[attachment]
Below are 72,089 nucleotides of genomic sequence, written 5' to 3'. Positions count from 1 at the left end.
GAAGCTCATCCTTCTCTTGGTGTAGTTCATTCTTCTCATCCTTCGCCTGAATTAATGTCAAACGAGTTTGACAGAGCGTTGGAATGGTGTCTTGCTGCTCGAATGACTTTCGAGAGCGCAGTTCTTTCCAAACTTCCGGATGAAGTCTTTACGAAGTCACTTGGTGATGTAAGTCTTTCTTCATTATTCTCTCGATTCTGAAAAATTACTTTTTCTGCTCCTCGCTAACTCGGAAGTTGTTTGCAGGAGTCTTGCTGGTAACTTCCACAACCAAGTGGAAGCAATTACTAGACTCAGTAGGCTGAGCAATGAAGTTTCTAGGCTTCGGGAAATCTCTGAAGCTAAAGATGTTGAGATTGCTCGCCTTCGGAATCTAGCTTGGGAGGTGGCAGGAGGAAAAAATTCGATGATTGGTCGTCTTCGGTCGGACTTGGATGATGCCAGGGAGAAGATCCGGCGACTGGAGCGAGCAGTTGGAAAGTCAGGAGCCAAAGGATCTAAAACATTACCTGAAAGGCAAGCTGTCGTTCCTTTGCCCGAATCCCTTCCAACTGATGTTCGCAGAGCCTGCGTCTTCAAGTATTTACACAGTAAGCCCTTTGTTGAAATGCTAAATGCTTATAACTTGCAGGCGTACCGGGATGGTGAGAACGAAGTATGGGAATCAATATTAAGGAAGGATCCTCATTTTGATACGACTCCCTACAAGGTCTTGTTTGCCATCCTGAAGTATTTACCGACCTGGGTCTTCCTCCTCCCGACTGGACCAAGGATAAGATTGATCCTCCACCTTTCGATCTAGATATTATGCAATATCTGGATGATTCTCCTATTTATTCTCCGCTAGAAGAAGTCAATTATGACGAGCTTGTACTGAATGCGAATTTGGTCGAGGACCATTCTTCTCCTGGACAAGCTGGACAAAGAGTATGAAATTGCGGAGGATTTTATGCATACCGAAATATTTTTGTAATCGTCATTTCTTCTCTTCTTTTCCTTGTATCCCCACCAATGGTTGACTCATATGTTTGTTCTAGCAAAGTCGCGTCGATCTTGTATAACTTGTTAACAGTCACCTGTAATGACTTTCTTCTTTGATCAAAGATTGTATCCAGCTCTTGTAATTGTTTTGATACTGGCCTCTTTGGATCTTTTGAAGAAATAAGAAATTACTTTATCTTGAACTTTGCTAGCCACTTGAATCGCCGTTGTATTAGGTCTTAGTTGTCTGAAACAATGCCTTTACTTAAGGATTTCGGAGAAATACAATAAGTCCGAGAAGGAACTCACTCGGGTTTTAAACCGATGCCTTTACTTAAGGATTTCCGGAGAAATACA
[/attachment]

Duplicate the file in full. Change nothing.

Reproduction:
Below are 72,089 nucleotides of genomic sequence, written 5' to 3'. Positions count from 1 at the left end.
GAAGCTCATCCTTCTCTTGGTGTAGTTCATTCTTCTCATCCTTCGCCTGAATTAATGTCAAACGAGTTTGACAGAGCGTTGGAATGGTGTCTTGCTGCTCGAATGACTTTCGAGAGCGCAGTTCTTTCCAAACTTCCGGATGAAGTCTTTACGAAGTCACTTGGTGATGTAAGTCTTTCTTCATTATTCTCTCGATTCTGAAAAATTACTTTTTCTGCTCCTCGCTAACTCGGAAGTTGTTTGCAGGAGTCTTGCTGGTAACTTCCACAACCAAGTGGAAGCAATTACTAGACTCAGTAGGCTGAGCAATGAAGTTTCTAGGCTTCGGGAAATCTCTGAAGCTAAAGATGTTGAGATTGCTCGCCTTCGGAATCTAGCTTGGGAGGTGGCAGGAGGAAAAAATTCGATGATTGGTCGTCTTCGGTCGGACTTGGATGATGCCAGGGAGAAGATCCGGCGACTGGAGCGAGCAGTTGGAAAGTCAGGAGCCAAAGGATCTAAAACATTACCTGAAAGGCAAGCTGTCGTTCCTTTGCCCGAATCCCTTCCAACTGATGTTCGCAGAGCCTGCGTCTTCAAGTATTTACACAGTAAGCCCTTTGTTGAAATGCTAAATGCTTATAACTTGCAGGCGTACCGGGATGGTGAGAACGAAGTATGGGAATCAATATTAAGGAAGGATCCTCATTTTGATACGACTCCCTACAAGGTCTTGTTTGCCATCCTGAAGTATTTACCGACCTGGGTCTTCCTCCTCCCGACTGGACCAAGGATAAGATTGATCCTCCACCTTTCGATCTAGATATTATGCAATATCTGGATGATTCTCCTATTTATTCTCCGCTAGAAGAAGTCAATTATGACGAGCTTGTACTGAATGCGAATTTGGTCGAGGACCATTCTTCTCCTGGACAAGCTGGACAAAGAGTATGAAATTGCGGAGGATTTTATGCATACCGAAATATTTTTGTAATCGTCATTTCTTCTCTTCTTTTCCTTGTATCCCCACCAATGGTTGACTCATATGTTTGTTCTAGCAAAGTCGCGTCGATCTTGTATAACTTGTTAACAGTCACCTGTAATGACTTTCTTCTTTGATCAAAGATTGTATCCAGCTCTTGTAATTGTTTTGATACTGGCCTCTTTGGATCTTTTGAAGAAATAAGAAATTACTTTATCTTGAACTTTGCTAGCCACTTGAATCGCCGTTGTATTAGGTCTTAGTTGTCTGAAACAATGCCTTTACTTAAGGATTTCGGAGAAATACAATAAGTCCGAGAAGGAACTCACTCGGGTTTTAAACCGATGCCTTTACTTAAGGATTTCCGGAGAAATACA